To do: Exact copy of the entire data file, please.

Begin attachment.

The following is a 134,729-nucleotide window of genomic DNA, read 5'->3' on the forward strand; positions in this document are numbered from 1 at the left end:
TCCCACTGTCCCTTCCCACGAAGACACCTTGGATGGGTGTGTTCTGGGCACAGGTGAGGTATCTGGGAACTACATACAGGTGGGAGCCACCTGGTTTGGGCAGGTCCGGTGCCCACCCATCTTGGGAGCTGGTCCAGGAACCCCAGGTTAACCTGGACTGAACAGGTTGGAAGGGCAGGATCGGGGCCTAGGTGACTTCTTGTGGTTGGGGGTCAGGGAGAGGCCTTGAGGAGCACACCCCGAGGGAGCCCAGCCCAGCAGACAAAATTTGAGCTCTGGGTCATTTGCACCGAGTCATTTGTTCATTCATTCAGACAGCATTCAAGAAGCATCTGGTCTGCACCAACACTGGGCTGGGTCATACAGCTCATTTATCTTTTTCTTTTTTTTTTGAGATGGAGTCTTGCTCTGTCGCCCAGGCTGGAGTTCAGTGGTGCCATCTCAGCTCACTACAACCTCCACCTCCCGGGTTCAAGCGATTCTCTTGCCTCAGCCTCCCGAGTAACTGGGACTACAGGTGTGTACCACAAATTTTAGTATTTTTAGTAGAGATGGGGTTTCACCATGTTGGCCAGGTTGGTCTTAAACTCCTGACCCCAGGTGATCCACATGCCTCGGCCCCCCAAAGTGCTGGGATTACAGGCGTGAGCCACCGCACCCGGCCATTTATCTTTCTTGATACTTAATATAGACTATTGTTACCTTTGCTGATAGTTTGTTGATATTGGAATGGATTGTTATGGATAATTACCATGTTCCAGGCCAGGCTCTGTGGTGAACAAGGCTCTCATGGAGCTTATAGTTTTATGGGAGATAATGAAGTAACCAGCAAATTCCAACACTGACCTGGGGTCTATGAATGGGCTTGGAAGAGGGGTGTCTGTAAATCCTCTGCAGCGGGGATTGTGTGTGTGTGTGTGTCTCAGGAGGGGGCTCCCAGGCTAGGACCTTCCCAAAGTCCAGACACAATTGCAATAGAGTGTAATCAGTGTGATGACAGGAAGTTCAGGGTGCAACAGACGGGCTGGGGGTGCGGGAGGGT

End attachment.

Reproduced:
The following is a 134,729-nucleotide window of genomic DNA, read 5'->3' on the forward strand; positions in this document are numbered from 1 at the left end:
TCCCACTGTCCCTTCCCACGAAGACACCTTGGATGGGTGTGTTCTGGGCACAGGTGAGGTATCTGGGAACTACATACAGGTGGGAGCCACCTGGTTTGGGCAGGTCCGGTGCCCACCCATCTTGGGAGCTGGTCCAGGAACCCCAGGTTAACCTGGACTGAACAGGTTGGAAGGGCAGGATCGGGGCCTAGGTGACTTCTTGTGGTTGGGGGTCAGGGAGAGGCCTTGAGGAGCACACCCCGAGGGAGCCCAGCCCAGCAGACAAAATTTGAGCTCTGGGTCATTTGCACCGAGTCATTTGTTCATTCATTCAGACAGCATTCAAGAAGCATCTGGTCTGCACCAACACTGGGCTGGGTCATACAGCTCATTTATCTTTTTCTTTTTTTTTTGAGATGGAGTCTTGCTCTGTCGCCCAGGCTGGAGTTCAGTGGTGCCATCTCAGCTCACTACAACCTCCACCTCCCGGGTTCAAGCGATTCTCTTGCCTCAGCCTCCCGAGTAACTGGGACTACAGGTGTGTACCACAAATTTTAGTATTTTTAGTAGAGATGGGGTTTCACCATGTTGGCCAGGTTGGTCTTAAACTCCTGACCCCAGGTGATCCACATGCCTCGGCCCCCCAAAGTGCTGGGATTACAGGCGTGAGCCACCGCACCCGGCCATTTATCTTTCTTGATACTTAATATAGACTATTGTTACCTTTGCTGATAGTTTGTTGATATTGGAATGGATTGTTATGGATAATTACCATGTTCCAGGCCAGGCTCTGTGGTGAACAAGGCTCTCATGGAGCTTATAGTTTTATGGGAGATAATGAAGTAACCAGCAAATTCCAACACTGACCTGGGGTCTATGAATGGGCTTGGAAGAGGGGTGTCTGTAAATCCTCTGCAGCGGGGATTGTGTGTGTGTGTGTGTCTCAGGAGGGGGCTCCCAGGCTAGGACCTTCCCAAAGTCCAGACACAATTGCAATAGAGTGTAATCAGTGTGATGACAGGAAGTTCAGGGTGCAACAGACGGGCTGGGGGTGCGGGAGGGT